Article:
Transcript for Roundtable I: National Security Reboot
We're joined now by the roundtable. Republican congress manning from new york, peter king. Florida congresswoman and chair of the democratic national committee, debbie wasserman schultz. Dennis blair. Mark mazzeti. Mr. Blair, you were a skeptic of the drone strikes. You had a lot of criticism during your time in government. You heard what rand paul just said. He's still not satisfied. Are you? I think the president's announcement has taken part of the way where we need to be with drone strikes. But I think after four years of experience, we need to have them turned over to the department of defense. Une rules of law, rules of war, they fit in with our overall policies, which have short-term and long-term needs. We would have a much better and more justifiable program. What would really be different if it's turned over to the pentagon, would we know more, would people know more about what's happening? I think two things. Number one, they would be better regulated, run and investigated, because the pentagon is the department that we set up to handle weapons, whether they be tanks or planes or anything else. And we have developed a long history of procedures and laws to deal with it. Number two, I think they would be much better integrated with overall instruments of national power, whether it's diplomacy or energy. When they're run by high-level people at the white house, their not worked in on a day-to-day basis with the other tools we have in afghanistan. Congressman king, does the drone program need to change? If it does change it shouldn't change for moral reasons. That's what bothered me about the president's speech. It wasal anguish that he was going through. Listen, every soldier, every cop who's faced with a decision to make, a life or death, does the best he or she can. They limit civilian casualties. That offended me. I think this policy has worked. And perhaps we can fine-tune it and we can put more emphasis on clandestine activity. To me, I don't think the president really addressed that in the speech. I think he was coming at it with more of a moral tone. I think it was misplaced. Entirely within the department of defense? I can't comment on that. I think it's worked fairly well up until now. I'll leave it at that. And I just know in the white house, the effort that goes in and wherever these decisions are made, as to limit civilian casualties in the history of the world. Mark, a lot of civilian casualties, I was struck by the fact that of the four americans killed weren't the actual targets. The president expresses this distaste for drone strikes. And yet, he has had more drone strikes than any other president, what is going on here? He's certainly embraced drone strikes as a tool for secret war, and the strikes have gone down in recent years, after a real surge in 2009, 2010, and he has said -- he said in his speech that he would like to tighten the rules and maybe not rely on them so much. It's still unclear the future of the policy. There's been this stated preference to move them to the military. Certainly, the president indicated that, for the time being, at least for another year and a half in pakistan, the cia will continue to run the drone program. So the rules -- the real change here, I think, is still a little bit unclear. Congressman wasserman schultz. The president also talked about the eventual end to the war on terror. How do we know when that's over, do you really see that something that were close to? I think what the president was saying in his speech, as we wind down the war in afghanistan, when we focus on how we can eventually our goal is not to be in a perpetual state of war. Much of it moving to the department of defense. Make sure it's more transparent. It comes at a time when we're going to end combat in afghanistan and rely more on special operations? That's why the drone strike program needs to continue in a targeted way. It has been in successful in making sure that people who are absolutely our enemy and who intend to do harm to americans are targeted by drones in a way that is going to not have widespread impact. And make sure that we can protect americans from the threat that is absolute terrorists who are bent on the destruction of americans. What their intent is. Let's move to guantanamo. The president wants to close down guantanamo. He said it before and he said it again. Let's listen to what he said. Imagine a future, ten years from now, or 20 years from now, when the united states of america is still holding people who have been charged with no crime, on a piece of land, that is not part of our country. Is this who we are? That's something our founders foresaw. Congressman king, what do you think? Close down guantanamo? I'm offended by the moralizing. Many experts believe that it did work. It was something that had to be done at the time. The president could have moved most of those prisoners out of the country. He could have sent them back to other countries. He's the one who suspended the detainees going to yemen. I have been to guantanamo. It's a model prison. Is it ideal? No. But we live in a very unideal world. I think for him saying, what people think 10, 20 years from now, mention the attacks on the homeland, to me is the main obligation of the commander in chief. Everyone wants to close guantanamo ultimately. He has the power to do it. He hasn't done it. He could have done a lot more than he has done about it if he were serious about it. The real issue here is the unlimited detentions, is it not? Admiral blair, you were in government, you were part of the decisionmaking group to send some of the yemenis back to yemen, from guantanamo, that was halted after the underwear bombing attempt. Where do you think we should go now? I think conditions in yemen have changed from that time to the point that those -- and i think there were almost 100 yemenis -- determined in fact, ought to be sent back to yemen. The history is that, about a fifth of those whom we were released in the past go back to the battlefields. We're taking the chance that some we release will try to kill american servicemen or americans. But I think that this is a current situation is a price worth paying. And that rice goes downover time. That's a chance we should take? We have a 160 individuals, cost $150 million to hold, the problem with guantanamo and the president believes rightfully is that it's -- it's incites our enemies. It puts our intelligence members overseas in jeopardy. It's used as a rallying cry. Do you think it's going to en? Do you think it will really be closed down? Congress, particularly, the republican leadership in congress, has been absolutely opposed to closure of guantanamo. We need to sit down and the president wants to do is work with congress, to sit down and find an orderly way to eventually close guantanamo. But ttom line here is, we need to understand the president's position, he's not suggesting any one of these 160 prisoners should be released. The plan that he has is to make sure if they're sent to another country is that they either be imprisoned or rehabilitated. And that we make sure that those who should be tried need to be tried by military commissions. I mean, we have to balance our values. Quickly, congressman? It's actually closer to 30% of detainees come back at us. The situation in yemen has improved. I don't trust the government, the new government, I don't think it's strong enough to send that many detainees to go back and kill americans. And what has the effect been of guantanamo? It seems it has been a rallying cry? It is. The only time we used troops under president clinton was to defend christians by muslims. Always going to be some reason. They stir up guantanamo. We should proud to defend what we're doing and stop apologizing for americans. I want to move to the leak investigation. Which was quite extraordinary this week. Mark, you cover national security, you cover intelligence, what we had this week is a reporter james rosen from fox news who was looked at as a co-conspirator. What's the chilling effect there? The big threat here is, ultimately, the reporters themselves that are seen as the ones who are breaking the law and that there could be prosecutions. They haven't gone down that road yet. The chilling fact is, with these leaks, whether they're successful or not, is that people who might be -- have been previously inclined to talk to reporters are less so now. So, it does affect the work that you do and all of us do. And -- and I guess we should say we're not just talking about specifically classified material -- all sort of things. The general climate of speak to a reporter and you could go to jail, this has sort of a cascading impact, not just real cases of highly classified information but sort of low-level information as well. And there's the feeling that the government shouldn't talk to people in the press, and then that's a big problem. You heard the press' side there. Admiral blair, you were in the white house. The leak investigations have been quite intense in the obama white house. Right. Mostly against u.S. Employees who were talking with reporters, which is where I think they should be directed. No institution better able to defend itself than the press. I think that will work out okay. But what I think is the leaking at the top of this administration, and it's a secular trend, is what sets the tone for those below and I think that most of the -- most of what the administration's spokesman should talk about with reporters with their names attached to it. Those further down the line don't think leaking is the way it's done. Quickly, congresswoman, on the leaks. The important thing is to make sure people should not be leaking classified information. They're committing crime. Ensuring they're a huge disincentive to committing a crime. No reporter should be gone after for doing their job. But we do have to make sure that there's a way to hold accountable individuals who are leaking and committing crimes and jeopardizing the united states.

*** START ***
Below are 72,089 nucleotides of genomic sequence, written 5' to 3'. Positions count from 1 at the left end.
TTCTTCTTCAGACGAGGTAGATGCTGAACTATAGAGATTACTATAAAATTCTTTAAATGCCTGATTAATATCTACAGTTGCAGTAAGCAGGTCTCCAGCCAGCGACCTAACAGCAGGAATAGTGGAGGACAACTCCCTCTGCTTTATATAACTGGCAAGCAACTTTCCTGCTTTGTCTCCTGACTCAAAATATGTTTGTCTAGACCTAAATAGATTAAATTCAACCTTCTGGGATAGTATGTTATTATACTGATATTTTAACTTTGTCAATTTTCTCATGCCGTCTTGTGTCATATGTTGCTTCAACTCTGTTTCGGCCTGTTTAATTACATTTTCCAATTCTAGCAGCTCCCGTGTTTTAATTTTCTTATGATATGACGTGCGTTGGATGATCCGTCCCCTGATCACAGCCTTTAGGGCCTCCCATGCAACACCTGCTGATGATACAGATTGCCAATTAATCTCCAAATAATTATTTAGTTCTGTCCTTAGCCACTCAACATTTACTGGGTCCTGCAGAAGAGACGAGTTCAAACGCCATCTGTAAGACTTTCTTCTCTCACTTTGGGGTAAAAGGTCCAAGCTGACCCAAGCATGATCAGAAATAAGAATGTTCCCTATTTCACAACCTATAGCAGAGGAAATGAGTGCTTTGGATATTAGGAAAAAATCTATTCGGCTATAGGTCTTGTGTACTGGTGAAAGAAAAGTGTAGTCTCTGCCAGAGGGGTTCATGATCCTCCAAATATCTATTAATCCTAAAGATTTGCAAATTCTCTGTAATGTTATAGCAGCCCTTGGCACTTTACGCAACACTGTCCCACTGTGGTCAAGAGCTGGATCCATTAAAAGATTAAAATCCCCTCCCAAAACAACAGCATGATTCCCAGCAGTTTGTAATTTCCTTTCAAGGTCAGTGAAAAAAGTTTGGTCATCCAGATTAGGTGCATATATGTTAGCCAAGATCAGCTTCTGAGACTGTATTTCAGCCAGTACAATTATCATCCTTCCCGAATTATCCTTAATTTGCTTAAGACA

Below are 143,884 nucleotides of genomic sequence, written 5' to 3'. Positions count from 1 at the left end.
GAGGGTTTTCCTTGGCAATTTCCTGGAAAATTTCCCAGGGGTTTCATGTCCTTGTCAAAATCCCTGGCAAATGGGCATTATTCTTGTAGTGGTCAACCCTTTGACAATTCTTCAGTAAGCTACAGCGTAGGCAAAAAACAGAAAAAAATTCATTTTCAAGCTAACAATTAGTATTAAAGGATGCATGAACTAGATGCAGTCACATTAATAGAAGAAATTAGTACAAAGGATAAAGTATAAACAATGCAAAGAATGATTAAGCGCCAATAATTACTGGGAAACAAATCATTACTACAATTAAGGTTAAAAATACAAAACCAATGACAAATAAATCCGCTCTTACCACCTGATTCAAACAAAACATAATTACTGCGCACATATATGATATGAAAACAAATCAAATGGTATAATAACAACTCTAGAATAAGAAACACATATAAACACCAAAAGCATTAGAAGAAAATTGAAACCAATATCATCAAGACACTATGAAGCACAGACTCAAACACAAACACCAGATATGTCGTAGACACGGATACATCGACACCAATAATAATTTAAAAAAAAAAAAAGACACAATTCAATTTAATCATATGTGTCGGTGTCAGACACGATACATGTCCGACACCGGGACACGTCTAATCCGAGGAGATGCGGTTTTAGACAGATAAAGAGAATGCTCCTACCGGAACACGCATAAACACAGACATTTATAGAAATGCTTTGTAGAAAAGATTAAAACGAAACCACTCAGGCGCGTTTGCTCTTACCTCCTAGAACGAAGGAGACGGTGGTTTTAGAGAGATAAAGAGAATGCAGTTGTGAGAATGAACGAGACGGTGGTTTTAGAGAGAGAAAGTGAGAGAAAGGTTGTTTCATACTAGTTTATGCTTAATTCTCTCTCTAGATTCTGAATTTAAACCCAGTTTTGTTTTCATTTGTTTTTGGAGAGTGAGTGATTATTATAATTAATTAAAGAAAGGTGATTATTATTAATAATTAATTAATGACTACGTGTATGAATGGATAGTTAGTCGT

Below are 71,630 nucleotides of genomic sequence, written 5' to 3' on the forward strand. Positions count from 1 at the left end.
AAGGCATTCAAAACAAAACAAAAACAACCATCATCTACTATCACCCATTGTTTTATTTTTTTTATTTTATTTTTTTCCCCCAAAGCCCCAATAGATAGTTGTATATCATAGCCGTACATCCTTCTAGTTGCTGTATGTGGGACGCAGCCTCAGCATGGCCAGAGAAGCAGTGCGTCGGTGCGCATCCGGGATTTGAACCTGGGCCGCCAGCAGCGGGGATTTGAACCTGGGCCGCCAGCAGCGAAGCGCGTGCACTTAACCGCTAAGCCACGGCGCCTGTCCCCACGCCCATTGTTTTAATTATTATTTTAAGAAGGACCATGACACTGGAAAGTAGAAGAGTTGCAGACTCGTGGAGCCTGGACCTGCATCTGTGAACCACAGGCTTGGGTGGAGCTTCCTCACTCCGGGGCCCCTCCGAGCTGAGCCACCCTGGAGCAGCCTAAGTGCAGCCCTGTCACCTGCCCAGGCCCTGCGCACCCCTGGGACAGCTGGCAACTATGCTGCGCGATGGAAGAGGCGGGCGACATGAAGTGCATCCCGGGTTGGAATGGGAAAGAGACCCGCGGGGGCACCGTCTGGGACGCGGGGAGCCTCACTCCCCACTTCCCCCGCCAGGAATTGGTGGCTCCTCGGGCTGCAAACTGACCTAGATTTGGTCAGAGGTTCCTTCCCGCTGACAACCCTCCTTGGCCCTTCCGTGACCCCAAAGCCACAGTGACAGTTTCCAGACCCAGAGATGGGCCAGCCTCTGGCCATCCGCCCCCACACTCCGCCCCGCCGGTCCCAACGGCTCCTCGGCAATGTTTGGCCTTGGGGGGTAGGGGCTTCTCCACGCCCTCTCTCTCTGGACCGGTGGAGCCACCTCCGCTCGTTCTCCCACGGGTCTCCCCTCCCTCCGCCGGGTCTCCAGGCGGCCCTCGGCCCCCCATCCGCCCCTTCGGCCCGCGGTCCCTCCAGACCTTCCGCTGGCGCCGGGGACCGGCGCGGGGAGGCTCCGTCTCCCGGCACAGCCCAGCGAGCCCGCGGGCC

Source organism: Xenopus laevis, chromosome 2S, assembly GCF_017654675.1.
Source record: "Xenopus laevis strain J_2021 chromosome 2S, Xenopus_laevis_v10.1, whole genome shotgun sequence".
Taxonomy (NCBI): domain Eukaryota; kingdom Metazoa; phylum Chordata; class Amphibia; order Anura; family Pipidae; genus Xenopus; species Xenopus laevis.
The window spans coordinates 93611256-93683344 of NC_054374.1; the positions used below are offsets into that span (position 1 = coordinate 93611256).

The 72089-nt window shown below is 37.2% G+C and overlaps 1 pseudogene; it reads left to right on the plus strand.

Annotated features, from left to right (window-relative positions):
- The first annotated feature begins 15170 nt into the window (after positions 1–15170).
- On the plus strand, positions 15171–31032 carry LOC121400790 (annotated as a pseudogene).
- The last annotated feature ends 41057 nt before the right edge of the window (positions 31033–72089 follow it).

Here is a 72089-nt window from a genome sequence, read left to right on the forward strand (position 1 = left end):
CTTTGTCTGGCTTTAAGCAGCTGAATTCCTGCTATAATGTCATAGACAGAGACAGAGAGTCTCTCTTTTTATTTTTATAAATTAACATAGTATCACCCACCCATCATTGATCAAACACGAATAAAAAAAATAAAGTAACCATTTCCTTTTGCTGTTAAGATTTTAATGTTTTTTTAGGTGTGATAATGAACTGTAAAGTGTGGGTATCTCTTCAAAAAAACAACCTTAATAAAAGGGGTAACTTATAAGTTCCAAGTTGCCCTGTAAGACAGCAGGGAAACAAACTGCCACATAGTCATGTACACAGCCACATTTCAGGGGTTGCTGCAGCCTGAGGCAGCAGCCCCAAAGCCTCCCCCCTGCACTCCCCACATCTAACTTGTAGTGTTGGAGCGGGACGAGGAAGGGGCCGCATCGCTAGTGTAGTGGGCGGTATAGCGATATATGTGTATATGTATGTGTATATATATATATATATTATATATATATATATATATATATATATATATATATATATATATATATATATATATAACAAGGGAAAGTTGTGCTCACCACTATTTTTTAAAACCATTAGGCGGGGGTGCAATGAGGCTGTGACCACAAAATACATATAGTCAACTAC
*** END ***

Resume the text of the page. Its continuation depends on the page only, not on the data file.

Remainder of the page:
This transcript has been automatically generated and may not be 100% accurate.